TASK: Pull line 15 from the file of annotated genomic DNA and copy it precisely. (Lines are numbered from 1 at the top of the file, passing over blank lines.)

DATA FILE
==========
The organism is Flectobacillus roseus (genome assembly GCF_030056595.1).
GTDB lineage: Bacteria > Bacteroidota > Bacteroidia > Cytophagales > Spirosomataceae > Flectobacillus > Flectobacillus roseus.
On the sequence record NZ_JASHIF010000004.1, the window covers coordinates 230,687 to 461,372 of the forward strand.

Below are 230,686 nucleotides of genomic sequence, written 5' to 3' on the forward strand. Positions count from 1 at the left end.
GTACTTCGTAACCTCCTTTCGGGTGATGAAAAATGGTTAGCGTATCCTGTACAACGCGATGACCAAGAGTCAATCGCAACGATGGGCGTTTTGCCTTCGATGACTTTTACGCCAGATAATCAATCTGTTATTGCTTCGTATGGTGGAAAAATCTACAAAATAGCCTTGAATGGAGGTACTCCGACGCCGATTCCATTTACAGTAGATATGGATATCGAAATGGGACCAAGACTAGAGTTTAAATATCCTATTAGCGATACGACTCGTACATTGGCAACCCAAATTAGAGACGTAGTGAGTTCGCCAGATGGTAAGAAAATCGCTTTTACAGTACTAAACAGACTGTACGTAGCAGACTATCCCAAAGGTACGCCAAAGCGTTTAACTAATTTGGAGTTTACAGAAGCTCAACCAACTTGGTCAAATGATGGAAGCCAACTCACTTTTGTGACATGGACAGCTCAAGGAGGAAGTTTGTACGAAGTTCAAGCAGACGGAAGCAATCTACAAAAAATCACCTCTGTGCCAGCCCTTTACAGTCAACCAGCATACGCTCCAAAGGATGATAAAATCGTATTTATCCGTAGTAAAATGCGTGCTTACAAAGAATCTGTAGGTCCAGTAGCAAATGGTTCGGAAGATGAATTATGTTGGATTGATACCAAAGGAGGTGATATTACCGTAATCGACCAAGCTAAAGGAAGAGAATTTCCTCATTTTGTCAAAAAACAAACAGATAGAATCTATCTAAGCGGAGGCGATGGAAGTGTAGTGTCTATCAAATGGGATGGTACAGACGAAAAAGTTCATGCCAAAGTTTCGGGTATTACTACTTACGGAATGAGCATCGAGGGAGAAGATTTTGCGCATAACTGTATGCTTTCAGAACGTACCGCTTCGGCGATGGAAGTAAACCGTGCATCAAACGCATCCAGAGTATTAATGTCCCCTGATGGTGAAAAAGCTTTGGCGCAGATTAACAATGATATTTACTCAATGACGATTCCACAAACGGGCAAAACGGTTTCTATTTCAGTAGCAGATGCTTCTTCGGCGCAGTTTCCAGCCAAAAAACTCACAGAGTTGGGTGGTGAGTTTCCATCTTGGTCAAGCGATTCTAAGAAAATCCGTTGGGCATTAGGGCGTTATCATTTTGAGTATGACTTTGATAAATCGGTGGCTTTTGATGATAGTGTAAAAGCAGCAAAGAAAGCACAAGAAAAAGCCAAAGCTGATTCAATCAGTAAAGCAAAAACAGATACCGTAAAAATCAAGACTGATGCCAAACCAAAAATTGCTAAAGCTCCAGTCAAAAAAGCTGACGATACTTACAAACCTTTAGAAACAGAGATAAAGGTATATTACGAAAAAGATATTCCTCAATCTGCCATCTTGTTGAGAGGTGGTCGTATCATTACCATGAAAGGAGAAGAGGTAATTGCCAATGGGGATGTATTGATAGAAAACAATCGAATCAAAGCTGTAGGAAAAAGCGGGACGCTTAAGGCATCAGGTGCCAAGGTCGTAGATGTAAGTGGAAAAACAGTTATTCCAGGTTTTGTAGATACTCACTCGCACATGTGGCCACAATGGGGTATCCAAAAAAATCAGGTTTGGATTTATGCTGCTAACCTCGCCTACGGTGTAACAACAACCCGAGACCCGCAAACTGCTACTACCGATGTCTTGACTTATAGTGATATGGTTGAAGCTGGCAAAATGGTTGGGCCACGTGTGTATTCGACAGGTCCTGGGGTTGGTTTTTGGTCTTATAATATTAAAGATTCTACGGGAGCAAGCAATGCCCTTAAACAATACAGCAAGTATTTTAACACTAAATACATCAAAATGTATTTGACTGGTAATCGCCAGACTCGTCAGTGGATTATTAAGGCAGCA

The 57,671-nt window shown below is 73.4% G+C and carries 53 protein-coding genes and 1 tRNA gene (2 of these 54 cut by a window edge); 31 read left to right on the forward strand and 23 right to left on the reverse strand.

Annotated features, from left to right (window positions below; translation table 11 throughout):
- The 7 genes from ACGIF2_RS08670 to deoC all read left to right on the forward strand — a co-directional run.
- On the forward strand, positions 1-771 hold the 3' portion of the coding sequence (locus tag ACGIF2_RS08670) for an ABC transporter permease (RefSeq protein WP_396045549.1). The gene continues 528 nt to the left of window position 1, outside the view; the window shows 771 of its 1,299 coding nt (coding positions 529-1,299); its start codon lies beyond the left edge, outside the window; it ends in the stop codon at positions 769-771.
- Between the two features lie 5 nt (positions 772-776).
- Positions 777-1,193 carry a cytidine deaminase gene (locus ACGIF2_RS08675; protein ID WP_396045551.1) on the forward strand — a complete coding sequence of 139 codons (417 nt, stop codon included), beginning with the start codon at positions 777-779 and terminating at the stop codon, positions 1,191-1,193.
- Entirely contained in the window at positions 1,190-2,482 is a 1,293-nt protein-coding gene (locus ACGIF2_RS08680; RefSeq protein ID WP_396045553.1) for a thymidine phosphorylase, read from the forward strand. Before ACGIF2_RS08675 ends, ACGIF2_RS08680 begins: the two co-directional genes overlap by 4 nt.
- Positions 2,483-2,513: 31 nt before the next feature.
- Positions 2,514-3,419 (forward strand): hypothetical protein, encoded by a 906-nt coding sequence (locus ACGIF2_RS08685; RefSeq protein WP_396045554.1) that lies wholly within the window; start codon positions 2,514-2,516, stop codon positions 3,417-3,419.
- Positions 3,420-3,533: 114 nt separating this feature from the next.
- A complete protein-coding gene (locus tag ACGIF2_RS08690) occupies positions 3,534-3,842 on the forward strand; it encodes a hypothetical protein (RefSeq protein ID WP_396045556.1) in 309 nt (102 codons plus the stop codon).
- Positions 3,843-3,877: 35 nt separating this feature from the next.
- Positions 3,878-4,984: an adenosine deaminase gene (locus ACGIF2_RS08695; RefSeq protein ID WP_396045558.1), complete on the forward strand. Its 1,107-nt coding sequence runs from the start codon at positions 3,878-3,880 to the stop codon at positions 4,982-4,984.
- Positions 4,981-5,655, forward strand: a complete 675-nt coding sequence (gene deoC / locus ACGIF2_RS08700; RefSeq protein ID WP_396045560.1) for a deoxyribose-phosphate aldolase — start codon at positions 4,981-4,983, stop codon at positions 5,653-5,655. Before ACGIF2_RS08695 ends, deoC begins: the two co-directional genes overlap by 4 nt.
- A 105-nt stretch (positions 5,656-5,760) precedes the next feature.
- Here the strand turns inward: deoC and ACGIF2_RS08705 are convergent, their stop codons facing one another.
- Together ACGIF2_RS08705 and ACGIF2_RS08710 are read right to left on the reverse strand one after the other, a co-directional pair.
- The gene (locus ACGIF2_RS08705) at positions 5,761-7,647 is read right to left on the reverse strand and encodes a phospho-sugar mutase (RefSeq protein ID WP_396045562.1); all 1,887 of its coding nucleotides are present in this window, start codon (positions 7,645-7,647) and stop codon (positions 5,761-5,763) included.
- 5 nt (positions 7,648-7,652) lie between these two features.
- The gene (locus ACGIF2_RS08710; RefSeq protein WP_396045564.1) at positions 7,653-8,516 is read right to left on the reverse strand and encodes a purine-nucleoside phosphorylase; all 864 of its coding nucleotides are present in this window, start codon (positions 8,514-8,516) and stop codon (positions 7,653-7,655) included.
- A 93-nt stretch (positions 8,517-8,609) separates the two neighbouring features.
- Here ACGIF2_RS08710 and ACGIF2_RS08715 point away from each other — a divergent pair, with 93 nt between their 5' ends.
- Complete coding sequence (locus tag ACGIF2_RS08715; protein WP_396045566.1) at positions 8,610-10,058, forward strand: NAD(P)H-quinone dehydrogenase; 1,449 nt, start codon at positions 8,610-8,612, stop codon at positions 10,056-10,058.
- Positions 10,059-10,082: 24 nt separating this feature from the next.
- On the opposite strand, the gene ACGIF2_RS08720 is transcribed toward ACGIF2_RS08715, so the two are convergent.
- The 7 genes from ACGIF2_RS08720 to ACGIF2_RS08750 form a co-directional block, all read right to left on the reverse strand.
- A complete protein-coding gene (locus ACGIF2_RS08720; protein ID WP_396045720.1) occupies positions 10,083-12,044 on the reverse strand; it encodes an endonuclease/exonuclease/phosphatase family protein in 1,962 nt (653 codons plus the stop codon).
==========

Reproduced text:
- Positions 3,420-3,533: 114 nt separating this feature from the next.